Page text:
During the state opening of Parliament in 1854 Queen Victoria praised her forces currently engaged in the Crimean War leading Capt. G.T. Scobell, M.P, to suggest…

[…] that an humble address be presented to Her Majesty to institute an ‘Order of Merit’ to be bestowed upon persons serving in the Army or Navy for distinguished and prominent personal gallantry during the present war and to which every grade and individual… may be admissible.

In March 1855 the Government announced that such an order of merit would be instituted. Queen Victoria herself had a role in approving the text of the Warrant and the design of the medal, which was finally settled upon in March 1856. Mr C.F. Hancock, a London jeweller, was given the appointment to produce 106 specimens. The medal was to be made from the bronze of Chinese cannons seized from the Russians at the siege of Sebastopol in 1855 (although analysis confirms that through the years different sources of metal have been used).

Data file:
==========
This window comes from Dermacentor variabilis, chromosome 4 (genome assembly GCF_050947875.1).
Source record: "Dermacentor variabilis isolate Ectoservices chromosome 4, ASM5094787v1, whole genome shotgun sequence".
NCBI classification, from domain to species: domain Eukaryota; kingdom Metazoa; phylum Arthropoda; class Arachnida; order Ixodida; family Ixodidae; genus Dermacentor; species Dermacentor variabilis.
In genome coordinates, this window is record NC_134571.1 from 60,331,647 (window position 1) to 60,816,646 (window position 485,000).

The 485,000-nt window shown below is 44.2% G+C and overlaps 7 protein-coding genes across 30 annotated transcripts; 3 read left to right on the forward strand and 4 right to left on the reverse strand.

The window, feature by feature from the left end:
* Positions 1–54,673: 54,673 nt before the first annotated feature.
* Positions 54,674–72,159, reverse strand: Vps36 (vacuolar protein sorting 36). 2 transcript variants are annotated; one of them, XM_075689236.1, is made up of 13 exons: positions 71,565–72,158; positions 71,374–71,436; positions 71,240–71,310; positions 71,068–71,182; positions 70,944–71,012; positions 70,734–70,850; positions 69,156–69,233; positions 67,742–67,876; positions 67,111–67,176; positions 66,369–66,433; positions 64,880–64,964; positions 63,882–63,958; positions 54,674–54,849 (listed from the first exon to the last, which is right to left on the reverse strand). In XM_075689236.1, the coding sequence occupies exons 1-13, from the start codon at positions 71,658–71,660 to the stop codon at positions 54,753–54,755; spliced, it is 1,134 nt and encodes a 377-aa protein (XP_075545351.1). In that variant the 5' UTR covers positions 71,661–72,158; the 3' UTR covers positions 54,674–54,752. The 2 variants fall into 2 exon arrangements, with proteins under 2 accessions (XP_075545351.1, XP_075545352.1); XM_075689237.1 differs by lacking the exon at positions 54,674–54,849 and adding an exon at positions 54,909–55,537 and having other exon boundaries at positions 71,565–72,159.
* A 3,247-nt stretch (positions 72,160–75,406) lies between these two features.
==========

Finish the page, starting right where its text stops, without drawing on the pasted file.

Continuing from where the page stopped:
The first presentation was made in Hyde Park on 26th June 1857 where Queen Victoria decorated 62 servicemen for showing valour “in the face of the enemy” during the Crimean War. The first recipient was Commander Henry Raby RN who was recognised for his part in rescuing a wounded soldier while under fire during an attack on the Redan on 18th June 1855. Fourth in line was Charles Davis Lucas, a mate in the Royal Navy who, three years earlier, had thrown a live shell overboard after it landed on deck of his ship, the HMS Hecla. This act of bravery was the earliest to have been rewarded with the medal. The VC remains the highest military decoration awarded in the United Kingdom.

The Victoria Cross Society website includes a biography of Charles Lucas on its page of sample journal articles.

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